In the revised manuscript, we discuss the points of maximum rate and yield in the new Results section, Predicted rate-yield phenotypes for Escherichia coli, supported by the new Figure 2. In the next section, we explain that no experimental data are available for comparison with the point of maximum yield, but that some strains have a high-rate, high-yield phenotype not far from the point of maximum growth rate. The analysis of high-rate, high-yield is pursued in the section Predicted and observed strategies enabling fast and efficient growth of Escherichia coli.

Comparison with other frameworks.

A more detailed comparison with other "reference" frameworks would be useful here.

I would propose: Erickson 2017, Basan 2015, Maitra 2015 [but other choices are possible]

[see below]

We have added a new section to Appendix 1 to compare our model with other existing “reference” models. This section essentially develops the short discussion in the beginning of the section Coarse-grained model with coupled carbon and energy fluxes.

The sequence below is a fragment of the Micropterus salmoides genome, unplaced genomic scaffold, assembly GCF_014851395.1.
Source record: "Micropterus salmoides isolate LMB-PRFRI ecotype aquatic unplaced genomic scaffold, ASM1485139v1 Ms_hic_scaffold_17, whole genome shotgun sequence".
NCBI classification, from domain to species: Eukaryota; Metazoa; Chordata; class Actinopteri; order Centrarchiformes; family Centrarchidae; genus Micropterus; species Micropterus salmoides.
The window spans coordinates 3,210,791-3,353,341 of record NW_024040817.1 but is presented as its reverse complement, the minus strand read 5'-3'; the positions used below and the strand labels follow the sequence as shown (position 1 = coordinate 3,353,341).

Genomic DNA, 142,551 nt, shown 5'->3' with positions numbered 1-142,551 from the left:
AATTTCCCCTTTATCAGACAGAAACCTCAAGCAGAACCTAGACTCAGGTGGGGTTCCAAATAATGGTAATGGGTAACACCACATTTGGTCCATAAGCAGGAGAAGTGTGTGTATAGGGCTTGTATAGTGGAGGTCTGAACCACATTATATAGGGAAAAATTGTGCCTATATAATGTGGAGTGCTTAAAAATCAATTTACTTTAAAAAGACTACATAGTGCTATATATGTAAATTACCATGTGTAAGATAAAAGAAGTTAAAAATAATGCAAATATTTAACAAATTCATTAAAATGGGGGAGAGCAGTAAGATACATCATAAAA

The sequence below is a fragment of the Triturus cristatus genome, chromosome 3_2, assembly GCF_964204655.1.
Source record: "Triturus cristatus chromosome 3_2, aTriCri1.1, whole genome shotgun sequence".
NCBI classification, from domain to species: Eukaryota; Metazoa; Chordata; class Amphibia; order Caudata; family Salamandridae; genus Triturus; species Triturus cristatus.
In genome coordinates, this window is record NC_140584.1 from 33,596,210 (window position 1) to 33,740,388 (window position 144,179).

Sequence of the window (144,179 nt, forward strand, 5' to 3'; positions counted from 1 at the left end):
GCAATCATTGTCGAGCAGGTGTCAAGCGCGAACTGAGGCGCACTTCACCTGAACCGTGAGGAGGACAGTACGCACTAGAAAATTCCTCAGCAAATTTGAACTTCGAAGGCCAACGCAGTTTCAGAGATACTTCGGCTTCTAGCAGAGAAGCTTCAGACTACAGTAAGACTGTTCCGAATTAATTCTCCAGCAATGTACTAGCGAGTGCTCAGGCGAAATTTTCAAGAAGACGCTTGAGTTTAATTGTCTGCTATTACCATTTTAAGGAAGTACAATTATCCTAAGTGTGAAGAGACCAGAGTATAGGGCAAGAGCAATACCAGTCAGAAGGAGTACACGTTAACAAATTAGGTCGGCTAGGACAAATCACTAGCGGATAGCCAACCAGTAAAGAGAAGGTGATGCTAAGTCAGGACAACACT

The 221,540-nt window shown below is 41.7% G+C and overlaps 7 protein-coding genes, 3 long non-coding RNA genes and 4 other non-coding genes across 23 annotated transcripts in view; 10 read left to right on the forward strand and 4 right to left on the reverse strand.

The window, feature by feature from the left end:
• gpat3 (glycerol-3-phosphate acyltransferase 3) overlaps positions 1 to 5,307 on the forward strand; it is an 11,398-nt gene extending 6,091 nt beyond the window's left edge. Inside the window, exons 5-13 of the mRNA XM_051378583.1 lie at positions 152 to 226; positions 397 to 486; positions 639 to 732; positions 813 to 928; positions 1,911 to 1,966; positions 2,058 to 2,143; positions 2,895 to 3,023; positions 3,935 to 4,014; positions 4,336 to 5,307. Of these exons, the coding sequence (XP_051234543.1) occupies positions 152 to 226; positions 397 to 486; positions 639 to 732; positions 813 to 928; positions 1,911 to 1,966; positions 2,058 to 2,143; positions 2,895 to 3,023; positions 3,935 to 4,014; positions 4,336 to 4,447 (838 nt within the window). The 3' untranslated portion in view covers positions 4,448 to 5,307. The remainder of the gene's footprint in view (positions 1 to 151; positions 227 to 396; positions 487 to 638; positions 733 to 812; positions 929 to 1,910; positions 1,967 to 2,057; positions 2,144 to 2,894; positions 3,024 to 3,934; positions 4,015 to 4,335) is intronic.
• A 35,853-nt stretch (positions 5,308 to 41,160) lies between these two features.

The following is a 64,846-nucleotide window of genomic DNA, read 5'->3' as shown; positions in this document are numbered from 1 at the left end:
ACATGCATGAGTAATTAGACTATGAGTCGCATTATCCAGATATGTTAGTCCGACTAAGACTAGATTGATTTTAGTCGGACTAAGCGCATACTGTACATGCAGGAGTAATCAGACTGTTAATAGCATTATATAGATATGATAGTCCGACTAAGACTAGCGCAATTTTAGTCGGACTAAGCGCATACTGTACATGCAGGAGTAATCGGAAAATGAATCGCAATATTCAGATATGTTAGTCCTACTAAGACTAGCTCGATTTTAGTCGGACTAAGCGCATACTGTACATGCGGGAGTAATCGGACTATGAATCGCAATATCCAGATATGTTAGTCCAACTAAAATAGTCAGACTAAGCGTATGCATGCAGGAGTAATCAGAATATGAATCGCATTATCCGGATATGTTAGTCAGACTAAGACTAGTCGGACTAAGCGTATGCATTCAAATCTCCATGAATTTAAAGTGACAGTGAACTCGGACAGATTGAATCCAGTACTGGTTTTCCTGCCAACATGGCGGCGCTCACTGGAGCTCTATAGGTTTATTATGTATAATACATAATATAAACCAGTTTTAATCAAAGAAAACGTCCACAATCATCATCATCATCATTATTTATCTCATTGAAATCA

The definition of yield should be explained much more clearly in the main text, both in the model and in the data. Model: Explain why Equation 2 represents the fraction of carbon going into biomass. Data: explain how the quantity is measured and how the measured quantity relates to the model.

The definition of yield was motivated in Appendix 1 in the discussion leading up to Equation 34 of the revised manuscript. We have repeated this explanation in the main text, as suggested by the reviewer. We have also written a new Methods subsection on the measurement of growth yields and the conversion of measured values to the dimensionless unit adopted in this work. We refer to this new subsection in the Results section Predicted and observed rate-yield phenotypes for Escherichia coli. The previous version of the manuscript had a subsection in Appendix 1 called Consistency with empirical calculations of rate and yield. This subsection has become redundant after the above modifications and has been removed from the revised manuscript.